As house and share prices reach record highs, people are turning their attention to the impacts of the Reserve Bank’s (RBNZ) $100 billion quantitative easing (QE) programme.
Most of the focus has rightly been on whether the RBNZ’s stimulus will in fact flow into the ‘real economy’, boosting inflation and employment in line with its monetary policy mandate.
However, in critiquing the policy, one has to consider the counterfactual. What would’ve happened had the RBNZ not launched its QE, or Large-Scale Asset Purchase (LSAP) programme in March?
Some would argue the central bank could’ve essentially printed money and given it to Treasury to inject directly into the economy, rather than rely on this stimulus flowing through the banking system.
But when it comes to the RBNZ achieving its other mandate of maintaining financial stability, there’s more widespread agreement it had no other option but to become a buyer of last resort in the bond market.
“I don’t think the Reserve Bank could or should have done anything else,” ANZ senior economist Liz Kendall told interest.co.nz.
“Part of the reason the bond market has stayed functional now is because the Reserve Bank is always there and able to conduct purchases with the LSAP…
“If the RBNZ just did temporary financial stability measures, we can’t say for sure whether they’d be enough or whether they’d be long-lasting enough relative to the LSAP, which gives them [the RBNZ] a lot of ammunition.”
Four days before the RBNZ launched its QE programme on March 23, Kendall and her ANZ colleagues released a note saying it “urgently” had to intervene in the New Zealand Government Bond market to “restore smooth functioning in the wake of the recent blowout in yields that is threatening to undermine monetary policy settings”.
Kendall explained, uncertainty caused by Covid-19 saw a lack of trading, which led to bond yields spiking at a time the RBNZ’s monetary policy settings were aimed at keeping these yields, and thus interest rates, low.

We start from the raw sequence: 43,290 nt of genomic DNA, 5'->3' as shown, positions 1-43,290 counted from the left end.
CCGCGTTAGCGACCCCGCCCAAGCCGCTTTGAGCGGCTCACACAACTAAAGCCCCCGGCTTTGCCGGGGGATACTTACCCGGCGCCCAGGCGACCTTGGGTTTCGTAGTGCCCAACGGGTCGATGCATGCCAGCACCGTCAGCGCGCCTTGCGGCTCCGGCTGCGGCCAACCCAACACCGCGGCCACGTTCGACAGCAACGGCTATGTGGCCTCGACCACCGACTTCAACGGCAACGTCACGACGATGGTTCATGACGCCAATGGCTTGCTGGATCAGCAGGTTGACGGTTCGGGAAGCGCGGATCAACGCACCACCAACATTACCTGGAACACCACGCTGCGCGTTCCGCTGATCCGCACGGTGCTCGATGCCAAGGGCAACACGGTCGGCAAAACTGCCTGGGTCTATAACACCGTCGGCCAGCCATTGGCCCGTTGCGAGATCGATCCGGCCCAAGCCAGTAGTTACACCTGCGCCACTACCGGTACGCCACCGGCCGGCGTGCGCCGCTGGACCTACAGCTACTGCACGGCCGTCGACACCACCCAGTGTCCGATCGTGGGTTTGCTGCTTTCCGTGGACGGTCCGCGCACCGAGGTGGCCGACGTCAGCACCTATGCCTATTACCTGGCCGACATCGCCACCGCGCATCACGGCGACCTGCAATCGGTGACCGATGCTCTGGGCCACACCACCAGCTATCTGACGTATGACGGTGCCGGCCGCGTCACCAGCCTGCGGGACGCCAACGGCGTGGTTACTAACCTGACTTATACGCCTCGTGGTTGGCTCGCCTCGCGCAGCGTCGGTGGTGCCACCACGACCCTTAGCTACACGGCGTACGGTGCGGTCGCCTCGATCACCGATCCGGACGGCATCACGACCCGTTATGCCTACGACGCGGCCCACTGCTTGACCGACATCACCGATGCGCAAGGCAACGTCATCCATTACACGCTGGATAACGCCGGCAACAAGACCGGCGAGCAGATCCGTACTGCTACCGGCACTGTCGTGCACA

She saw this tightening of financial conditions in the midst of an evolving crisis as a “red flag”.
Kendall and her colleagues could not have been clearer at the time: “We believe the market needs RBNZ action of a larger magnitude than anything seen or envisaged before. Times are anything but normal and time is of the essence.”
When the RBNZ on March 23 announced its QE programme, set at $30 billion at that time, it made it clear it was doing so to “meet its inflation and employment objectives” - IE for monetary policy purposes.
However, it noted the connection to financial stability, saying: “Committee members’ attention was drawn to the tightening in financial conditions over the past week.
“Interest rates on long-term New Zealand government bonds had risen significantly, affecting the cost of wholesale funding for any banks accessing the market at this time.
“Such increases mean that the reduction in the OCR announced on March 16 was not effectively passing through into interest rates faced by borrowers.”
Kiwi Wealth’s head of fixed interest, Diana Gordon said: “Should he [RBNZ Governor Adrian Orr] have intervened in the market? Absolutely.
“It was really scary time for our market in terms of liquidity and I think their intervention was well-timed and definitely necessary…
“It just took a willing large buyer in the market to stabilise everything.”
Gordon also pointed out how essential it was for the RBNZ to commit to buying Local Government Funding Agency Bonds.
“Considering we were… on our knees in March, it’s quite remarkable we’ve been able to come back,” she said.
However, unlike Kendall, Gordon said: “I don’t think you need to do $100 billion or $60 billion [of QE] to stabilise that market.”
Investment banker, turned risk and strategy consultant, Raf Manji, agreed.
He said the RBNZ simply signalling it was there to buy bonds off bondholders would’ve been enough to calm markets.
But contrary to Gordon and Kendall, Manji has been calling for the RBNZ to do QE by buying bonds direct from Treasury, rather than doing so through the secondary market (enabling banks to clip a ticket in the process).
Had the bond market not been so flooded by New Zealand Government Bonds, Manji believed the RBNZ would not have had to get as involved as it did to ensure smooth market functioning.
The RBNZ has to date bought $29 billion of New Zealand Government Bonds and $1.3 billion of Local Government Funding Agency Bonds via its QE programme.
It also has a number of other initiatives set up specifically to support liquidity in the market.